Commons talk:Categories


Images often get categorized by date for no good reason, spamming date categories with irrelevant images. I propose that the text under categorization tips is supplemented. To the text that reads

"when?: when did the depicted events happen, or when was the image created? When was the image taken? This is especially important for historical images. An example would be Category:Warsaw in September 1939, Category:April 2010 in Northern Ireland"

could be added something like:

"Note, however, that categorizing by date is not appropriate for most images. A date-category should contain images that are typical for that time and place. Date-categories are not useful if they contain random events, and they easily become crowded if we use them often. We should ask ourselves what images somebody may expect if they look into a category." --Jonund (talk) 17:28, 13 May 2016 (UTC)

I am not a friend of date categories and hope that with the advent of Wikidata-like structured data Commons (in work), we can get rid of them. (In a few years.) That said, currently date categories serve two separate purposes: dating specific events and showing how something looked like in a general era. Personally, I like the current wording for that reason and am Symbol oppose vote.svg Oppose to changing it. --Sebari (talk) 19:47, 13 May 2016 (UTC)
That's exactly what these categories should be used for. The problem is that they are often cluttered with irrelevant images. A flower, a person, a logo, a bird are not interesting when you search by date. And a lot of motives may or may not be interesting. A building should be categorized according to date of construction, but usually they are categorized according to when the image was taken, and they look the same over long periods. A street view is often relevant, but if you have a lot of street views it would be proper with a selection. A rock concert is relevant if it is a well-known band, etc. Date-categories are often meaningful only when they describe a specific place or thing. --Jonund (talk) 08:46, 14 May 2016 (UTC)
In practice, the date categories do get flooded with photographs taken on that date. That is useful meta-data to record, and date categories are the only real way we have of doing so right now. If a high-level date category is swamped with photographs taken on that date - just split out the photographs - like how Category:April 2010 photographs is separated from Category:April 2010.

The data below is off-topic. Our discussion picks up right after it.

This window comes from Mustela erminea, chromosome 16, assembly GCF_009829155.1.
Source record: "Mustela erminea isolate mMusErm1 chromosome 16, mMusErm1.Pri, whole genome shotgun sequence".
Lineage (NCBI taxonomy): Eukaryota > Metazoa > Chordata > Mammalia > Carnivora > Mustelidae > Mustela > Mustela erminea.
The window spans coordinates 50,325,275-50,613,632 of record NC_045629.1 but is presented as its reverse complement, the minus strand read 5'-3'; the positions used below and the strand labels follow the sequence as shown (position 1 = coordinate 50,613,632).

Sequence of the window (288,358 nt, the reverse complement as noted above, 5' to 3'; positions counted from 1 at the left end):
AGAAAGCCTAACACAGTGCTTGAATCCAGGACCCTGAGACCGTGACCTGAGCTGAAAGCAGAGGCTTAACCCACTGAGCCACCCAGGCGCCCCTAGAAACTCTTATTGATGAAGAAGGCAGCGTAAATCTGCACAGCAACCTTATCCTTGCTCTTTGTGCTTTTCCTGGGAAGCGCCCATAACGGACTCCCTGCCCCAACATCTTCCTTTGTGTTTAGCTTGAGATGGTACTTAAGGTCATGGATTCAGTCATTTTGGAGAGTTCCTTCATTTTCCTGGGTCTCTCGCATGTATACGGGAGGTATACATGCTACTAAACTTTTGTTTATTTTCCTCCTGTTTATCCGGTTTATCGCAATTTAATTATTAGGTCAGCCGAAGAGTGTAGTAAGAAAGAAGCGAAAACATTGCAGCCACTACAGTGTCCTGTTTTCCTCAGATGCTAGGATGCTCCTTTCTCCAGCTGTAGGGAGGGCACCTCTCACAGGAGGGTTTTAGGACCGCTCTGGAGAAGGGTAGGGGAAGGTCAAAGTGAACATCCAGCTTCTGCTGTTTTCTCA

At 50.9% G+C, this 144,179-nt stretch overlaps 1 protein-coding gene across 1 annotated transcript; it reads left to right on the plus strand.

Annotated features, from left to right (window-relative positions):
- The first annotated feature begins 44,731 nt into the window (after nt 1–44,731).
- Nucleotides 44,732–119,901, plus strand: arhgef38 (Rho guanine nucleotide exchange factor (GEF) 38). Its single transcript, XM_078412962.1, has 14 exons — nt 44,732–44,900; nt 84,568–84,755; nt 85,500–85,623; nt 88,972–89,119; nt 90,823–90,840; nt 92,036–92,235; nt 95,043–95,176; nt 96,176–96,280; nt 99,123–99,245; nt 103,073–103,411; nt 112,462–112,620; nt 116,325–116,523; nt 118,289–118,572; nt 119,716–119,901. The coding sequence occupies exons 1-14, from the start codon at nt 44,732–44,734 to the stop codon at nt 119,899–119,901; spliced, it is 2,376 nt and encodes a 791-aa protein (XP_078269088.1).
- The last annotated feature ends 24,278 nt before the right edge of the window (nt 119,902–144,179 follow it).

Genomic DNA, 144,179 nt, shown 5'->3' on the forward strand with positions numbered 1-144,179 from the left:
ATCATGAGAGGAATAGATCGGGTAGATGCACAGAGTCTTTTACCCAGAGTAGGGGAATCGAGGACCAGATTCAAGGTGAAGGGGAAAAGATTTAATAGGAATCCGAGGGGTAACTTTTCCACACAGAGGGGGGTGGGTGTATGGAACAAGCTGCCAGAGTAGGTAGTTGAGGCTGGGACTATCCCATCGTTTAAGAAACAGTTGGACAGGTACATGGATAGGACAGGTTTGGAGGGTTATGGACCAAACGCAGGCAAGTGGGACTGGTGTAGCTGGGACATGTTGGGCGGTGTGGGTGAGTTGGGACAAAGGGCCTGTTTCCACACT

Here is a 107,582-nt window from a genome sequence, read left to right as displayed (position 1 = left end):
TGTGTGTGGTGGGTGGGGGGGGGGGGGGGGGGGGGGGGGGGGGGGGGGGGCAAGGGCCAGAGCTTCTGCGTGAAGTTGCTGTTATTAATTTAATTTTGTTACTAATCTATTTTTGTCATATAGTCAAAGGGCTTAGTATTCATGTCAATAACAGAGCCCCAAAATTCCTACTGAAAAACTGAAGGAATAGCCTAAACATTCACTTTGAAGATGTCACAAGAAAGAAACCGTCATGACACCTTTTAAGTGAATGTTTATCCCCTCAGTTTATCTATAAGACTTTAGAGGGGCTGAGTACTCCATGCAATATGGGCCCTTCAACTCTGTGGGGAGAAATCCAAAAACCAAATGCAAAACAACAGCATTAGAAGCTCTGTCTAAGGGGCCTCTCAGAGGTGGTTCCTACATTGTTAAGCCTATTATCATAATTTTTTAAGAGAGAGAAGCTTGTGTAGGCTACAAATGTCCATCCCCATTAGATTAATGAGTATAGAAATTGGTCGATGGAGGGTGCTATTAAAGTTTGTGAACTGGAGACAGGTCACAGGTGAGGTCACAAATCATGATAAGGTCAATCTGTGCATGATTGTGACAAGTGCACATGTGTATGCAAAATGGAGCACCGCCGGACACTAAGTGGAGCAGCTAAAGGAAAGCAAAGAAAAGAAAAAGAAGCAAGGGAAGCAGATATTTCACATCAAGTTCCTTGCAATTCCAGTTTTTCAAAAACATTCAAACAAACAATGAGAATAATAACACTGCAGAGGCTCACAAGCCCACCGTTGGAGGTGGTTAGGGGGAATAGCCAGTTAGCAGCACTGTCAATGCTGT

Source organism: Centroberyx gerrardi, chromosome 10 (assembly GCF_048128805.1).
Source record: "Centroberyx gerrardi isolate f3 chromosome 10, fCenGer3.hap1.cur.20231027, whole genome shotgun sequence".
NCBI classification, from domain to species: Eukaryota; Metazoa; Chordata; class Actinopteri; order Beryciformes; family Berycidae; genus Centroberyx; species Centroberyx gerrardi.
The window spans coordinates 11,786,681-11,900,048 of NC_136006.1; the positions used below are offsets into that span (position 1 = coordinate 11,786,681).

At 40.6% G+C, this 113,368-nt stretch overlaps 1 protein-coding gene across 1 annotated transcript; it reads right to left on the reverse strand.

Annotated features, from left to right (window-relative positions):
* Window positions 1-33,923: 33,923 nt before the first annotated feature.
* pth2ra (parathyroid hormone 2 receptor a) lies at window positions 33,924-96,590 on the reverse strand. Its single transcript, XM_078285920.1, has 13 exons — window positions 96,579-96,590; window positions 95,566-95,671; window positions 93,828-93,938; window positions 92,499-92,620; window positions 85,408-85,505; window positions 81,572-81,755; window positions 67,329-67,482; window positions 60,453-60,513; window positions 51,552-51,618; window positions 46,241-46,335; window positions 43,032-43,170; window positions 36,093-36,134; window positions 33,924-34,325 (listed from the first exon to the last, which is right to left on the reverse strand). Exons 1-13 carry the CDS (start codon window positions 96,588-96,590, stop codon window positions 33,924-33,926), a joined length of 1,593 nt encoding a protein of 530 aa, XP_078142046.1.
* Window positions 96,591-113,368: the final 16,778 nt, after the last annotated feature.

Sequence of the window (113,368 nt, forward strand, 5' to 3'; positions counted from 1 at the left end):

With regards to the examples you mention, the date can be somewhat significant to all those things. Its useful to know a picture of a flower was taken in April, its useful to know a portrait of a person was taken in 2009 etc. If your starting point is the date, you won't care for those files. But if your starting point is the subject, you may find the date useful to narrow down your search.--Nilfanion (talk) 09:03, 14 May 2016 (UTC)
I think it's better to have the date in the description field. In some cases (for instance large categories), subcategories by date are proper for portraits.--Jonund (talk) 18:00, 14 May 2016 (UTC)
The advantage of including the date as a category is it allows searching. If everything in Category:Albert Einstein is in date categories, it is much easier to use existing tools to find any photographs of him in 1945. If its just recorded in the description, its much harder to find things.--Nilfanion (talk) 12:31, 15 May 2016 (UTC)
How often does somebody need an image from a specific year? Most categories are small enough to find the right image easily, and the thumbnails usually give a hint of the approximate year. Large categories, however, may be fit for subcategories by date. (Besides, it's difficult to search by multiple categories.) I'm not advocating a prohibition of date-categories, only discouraging unnecessary and excessive use. --Jonund (talk) 16:04, 15 May 2016 (UTC)
Date categories can be very useful for intersections, such as those produced with catscan. As you say, when categories get large its natural to create sub-categories for <subject> in <date>, but that doesn't make it worthless to include date information when those subcats are not needed. Sure its not particularly high value (I don't add them to my own uploads), but its not incorrect to do so. Its probable that if you went around removing date categories en masse from things you don't see it as valuable on (such as flowers), you would probably get reverted and warned by multiple users. With that in mind I'd Symbol oppose vote.svg Oppose the change.
If you want to get a broader consensus, please raise this matter somewhere with higher traffic (such as the village pump).--Nilfanion (talk) 17:38, 15 May 2016 (UTC)


Currently, this section starts with an apparent single definition ("Over-categorization is when a file, category or other page is placed in several levels of the same branch in the category tree"). When I give a user a link to this section, they often don't proceed beyond the first paragraph, so they don't understand the concept very well. Typically, many users add categories based on irrelevant items not connected with the main subject, eg people, flora, fauna, objects, etc. I believe that the definition should be expanded to deal with secondary subjects that are irrelevant when they are unlikely to be included in a search by users.PeterWD (talk) 13:33, 11 June 2016 (UTC)

No thanks. People already get confused when you tell them what they're doing is over-categorization, because "two categories couldn't possible be over-categorization". Irrelevant categorization is a completely separate problem. LX (talk, contribs) 14:06, 11 June 2016 (UTC)
The English Wikipedia calls that problem overcategorisation and our COM:OVERCAT WP:SUPERCAT (might explain the confusion, not a reason to change anything here though).    FDMS  4    14:48, 11 June 2016 (UTC)
Return to the project page "Categories".